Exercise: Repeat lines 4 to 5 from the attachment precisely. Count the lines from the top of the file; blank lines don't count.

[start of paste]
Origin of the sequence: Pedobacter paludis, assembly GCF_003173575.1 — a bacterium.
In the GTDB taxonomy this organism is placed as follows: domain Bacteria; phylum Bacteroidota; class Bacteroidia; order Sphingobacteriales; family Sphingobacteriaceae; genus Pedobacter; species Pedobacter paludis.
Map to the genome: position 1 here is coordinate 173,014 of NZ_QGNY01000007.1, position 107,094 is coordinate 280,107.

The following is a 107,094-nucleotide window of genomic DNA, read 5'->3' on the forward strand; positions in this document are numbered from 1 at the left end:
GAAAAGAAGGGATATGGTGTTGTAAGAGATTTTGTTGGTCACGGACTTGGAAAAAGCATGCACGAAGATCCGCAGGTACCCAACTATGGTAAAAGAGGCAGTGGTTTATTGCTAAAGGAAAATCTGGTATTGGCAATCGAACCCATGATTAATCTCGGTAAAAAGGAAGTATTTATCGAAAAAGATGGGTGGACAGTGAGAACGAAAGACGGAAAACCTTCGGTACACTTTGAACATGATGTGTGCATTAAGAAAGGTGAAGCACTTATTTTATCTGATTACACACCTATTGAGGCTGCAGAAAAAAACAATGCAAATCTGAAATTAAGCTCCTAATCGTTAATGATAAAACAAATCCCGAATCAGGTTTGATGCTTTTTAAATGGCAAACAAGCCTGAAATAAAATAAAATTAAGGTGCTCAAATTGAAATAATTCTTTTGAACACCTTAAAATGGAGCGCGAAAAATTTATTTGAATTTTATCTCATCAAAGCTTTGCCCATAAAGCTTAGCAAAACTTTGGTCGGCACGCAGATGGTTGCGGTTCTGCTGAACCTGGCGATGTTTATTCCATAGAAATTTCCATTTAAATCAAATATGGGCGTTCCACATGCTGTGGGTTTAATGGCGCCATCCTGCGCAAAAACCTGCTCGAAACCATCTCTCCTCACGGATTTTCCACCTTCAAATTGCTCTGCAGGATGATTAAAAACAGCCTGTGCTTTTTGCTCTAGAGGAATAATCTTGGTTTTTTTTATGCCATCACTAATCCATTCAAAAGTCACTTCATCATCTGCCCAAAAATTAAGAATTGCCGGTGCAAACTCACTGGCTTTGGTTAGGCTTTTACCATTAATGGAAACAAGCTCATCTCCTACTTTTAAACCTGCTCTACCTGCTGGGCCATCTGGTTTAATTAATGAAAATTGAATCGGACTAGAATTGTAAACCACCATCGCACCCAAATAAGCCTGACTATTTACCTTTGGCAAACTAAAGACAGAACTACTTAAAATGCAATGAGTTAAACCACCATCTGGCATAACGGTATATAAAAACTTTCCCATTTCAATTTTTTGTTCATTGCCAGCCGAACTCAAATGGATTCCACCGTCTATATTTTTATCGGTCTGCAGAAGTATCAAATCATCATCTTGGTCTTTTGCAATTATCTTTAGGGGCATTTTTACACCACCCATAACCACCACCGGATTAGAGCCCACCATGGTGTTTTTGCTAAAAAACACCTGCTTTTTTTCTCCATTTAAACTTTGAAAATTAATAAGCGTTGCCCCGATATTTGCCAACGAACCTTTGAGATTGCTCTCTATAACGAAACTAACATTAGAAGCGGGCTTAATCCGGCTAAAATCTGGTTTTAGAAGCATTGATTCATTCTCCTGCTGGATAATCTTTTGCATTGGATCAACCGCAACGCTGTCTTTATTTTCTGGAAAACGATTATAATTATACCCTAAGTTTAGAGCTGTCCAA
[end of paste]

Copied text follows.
The following is a 107,094-nucleotide window of genomic DNA, read 5'->3' on the forward strand; positions in this document are numbered from 1 at the left end:
GAAAAGAAGGGATATGGTGTTGTAAGAGATTTTGTTGGTCACGGACTTGGAAAAAGCATGCACGAAGATCCGCAGGTACCCAACTATGGTAAAAGAGGCAGTGGTTTATTGCTAAAGGAAAATCTGGTATTGGCAATCGAACCCATGATTAATCTCGGTAAAAAGGAAGTATTTATCGAAAAAGATGGGTGGACAGTGAGAACGAAAGACGGAAAACCTTCGGTACACTTTGAACATGATGTGTGCATTAAGAAAGGTGAAGCACTTATTTTATCTGATTACACACCTATTGAGGCTGCAGAAAAAAACAATGCAAATCTGAAATTAAGCTCCTAATCGTTAATGATAAAACAAATCCCGAATCAGGTTTGATGCTTTTTAAATGGCAAACAAGCCTGAAATAAAATAAAATTAAGGTGCTCAAATTGAAATAATTCTTTTGAACACCTTAAAATGGAGCGCGAAAAATTTATTTGAATTTTATCTCATCAAAGCTTTGCCCATAAAGCTTAGCAAAACTTTGGTCGGCACGCAGATGGTTGCGGTTCTGCTGAACCTGGCGATGTTTATTCCATAGAAATTTCCATTTAAATCAAATATGGGCGTTCCACATGCTGTGGGTTTAATGGCGCCATCCTGCGCAAAAACCTGCTCGAAACCATCTCTCCTCACGGATTTTCCACCTTCAAATTGCTCTGCAGGATGATTAAAAACAGCCTGTGCTTTTTGCTCTAGAGGAATAATCTTGGTTTTTTTTATGCCATCACTAATCCATTCAAAAGTCACTTCATCATCTGCCCAAAAATTAAGAATTGCCGGTGCAAACTCACTGGCTTTGGTTAGGCTTTTACCATTAATGGAAACAAGCTCATCTCCTACTTTTAAACCTGCTCTACCTGCTGGGCCATCTGGTTTAATTAATGAAAATTGAATCGGACTAGAATTGTAAACCACCATCGCACCCAAATAAGCCTGACTATTTACCTTTGGCAAACTAAAGACAGAACTACTTAAAATGCAATGAGTTAAACCACCATCTGGCATAACGGTATATAAAAACTTTCCCATTTCAATTTTTTGTTCATTGCCAGCCGAACTCAAATGGATTCCACCGTCTATATTTTTATCGGTCTGCAGAAGTATCAAATCATCATCTTGGTCTTTTGCAATTATCTTTAGGGGCATTTTTACACCACCCATAACCACCACCGGATTAGAGCCCACCATGGTGTTTTTGCTAAAAAACACCTGCTTTTTTTCTCCATTTAAACTTTGAAAATTAATAAGCGTTGCCCCGATATTTGCCAACGAACCTTTGAGATTGCTCTCTATAACGAAACTAACATTAGAAGCGGGCTTAATCCGGCTAAAATCTGGTTTTAGAAGCATTGATTCATTCTCCTGCTGGATAATCTTTTGCATTGGATCAACCGCAACGCTGTCTTTATTTTCTGGAAAACGATTATAATTATACCCTAAGTTTAGAGCTGTCCAA